Lunar eclipse of blood-red supermoon to dazzle Canadians on Sunday
Andrew Fazekas the Night Sky Guy says total lunar eclipse of supermoon won't happen again until 2033
The sun, the moon and the planet Earth haven't aligned perfectly since 1982, and won't again until 2033, making tonight's total lunar eclipse of a supermoon a particularly special occasion.
Andrew Fazekas, the Night Sky Guy and science writer, said the total lunar eclipse just so happens to coincide with the perigee moon — the one night a year when the moon is closest to Earth, otherwise known as the supermoon.
"What you're going to be seeing is basically the earth's shadow being cast on the surface of the moon, and this happens when the sun, the earth and the moon align perfectly. You get to see the shadow creep across the surface. It takes an hour and a half to happen, and then when the moon enters the deepest part of earth's shadow, that's when it turns that beautiful orangey-copper colour, or sometimes blood red colour," Fazekas said.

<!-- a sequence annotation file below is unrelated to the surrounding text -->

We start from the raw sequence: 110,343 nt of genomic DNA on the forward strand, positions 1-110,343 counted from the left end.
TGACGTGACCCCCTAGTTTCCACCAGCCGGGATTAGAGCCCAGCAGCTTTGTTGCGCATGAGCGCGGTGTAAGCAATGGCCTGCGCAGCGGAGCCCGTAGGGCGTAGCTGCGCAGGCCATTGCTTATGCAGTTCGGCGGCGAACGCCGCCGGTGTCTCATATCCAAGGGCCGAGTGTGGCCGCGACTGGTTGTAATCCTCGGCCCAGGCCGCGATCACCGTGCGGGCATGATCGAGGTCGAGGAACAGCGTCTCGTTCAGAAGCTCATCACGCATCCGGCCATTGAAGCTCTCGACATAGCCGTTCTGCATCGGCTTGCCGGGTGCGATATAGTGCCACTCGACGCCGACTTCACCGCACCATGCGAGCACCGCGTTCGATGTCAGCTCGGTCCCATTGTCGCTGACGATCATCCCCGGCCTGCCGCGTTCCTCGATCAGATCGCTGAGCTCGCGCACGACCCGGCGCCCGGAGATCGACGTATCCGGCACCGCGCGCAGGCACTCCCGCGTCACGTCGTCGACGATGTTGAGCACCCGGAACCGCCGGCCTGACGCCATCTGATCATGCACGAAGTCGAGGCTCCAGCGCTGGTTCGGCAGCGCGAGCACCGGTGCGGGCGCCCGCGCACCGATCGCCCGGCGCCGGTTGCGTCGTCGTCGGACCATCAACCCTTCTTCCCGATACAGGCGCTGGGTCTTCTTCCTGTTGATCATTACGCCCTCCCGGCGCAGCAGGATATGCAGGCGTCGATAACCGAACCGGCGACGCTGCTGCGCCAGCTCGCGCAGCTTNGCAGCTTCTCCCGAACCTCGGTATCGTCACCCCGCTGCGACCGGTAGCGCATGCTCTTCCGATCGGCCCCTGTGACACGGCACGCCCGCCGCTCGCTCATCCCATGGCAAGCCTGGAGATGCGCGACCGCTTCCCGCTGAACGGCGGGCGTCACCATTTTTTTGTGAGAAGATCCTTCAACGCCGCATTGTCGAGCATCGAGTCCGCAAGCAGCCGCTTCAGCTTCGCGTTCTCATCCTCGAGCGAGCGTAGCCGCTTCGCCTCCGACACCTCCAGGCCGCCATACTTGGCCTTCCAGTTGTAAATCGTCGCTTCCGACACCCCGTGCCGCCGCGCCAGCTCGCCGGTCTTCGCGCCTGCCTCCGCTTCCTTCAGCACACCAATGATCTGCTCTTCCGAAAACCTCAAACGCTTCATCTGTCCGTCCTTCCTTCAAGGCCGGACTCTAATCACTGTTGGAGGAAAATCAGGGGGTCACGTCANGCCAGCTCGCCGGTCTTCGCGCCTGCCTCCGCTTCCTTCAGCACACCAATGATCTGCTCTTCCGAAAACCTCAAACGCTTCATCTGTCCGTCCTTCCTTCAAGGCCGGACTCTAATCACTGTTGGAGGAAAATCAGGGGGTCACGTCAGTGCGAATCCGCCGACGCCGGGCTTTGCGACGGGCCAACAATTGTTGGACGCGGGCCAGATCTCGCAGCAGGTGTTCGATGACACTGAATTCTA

Watching the supermoon in Montreal
He said the show starts at 9:07 p.m. ET on Sunday, when the moon will begin to be covered by Earth's shadow.
At 10:11 p.m., the moon will begin turning red — a phenomenon Fazekas said is caused by the way the sun's light is bent by the particles in Earth's atmosphere, causing it to hit the red end of the spectrum. The eclipse should wrap up around 10:37 p.m.
Fazekas said anyone in the Montreal area with a clear view of the moon and the eastern skies should be able to see the eclipse, whether it's from your bedroom window, a rooftop, the Montreal Planetarium or the Morgan Arboretum in Ste-Anne-de-Bellevue — the latter of which is where Fazekas will be.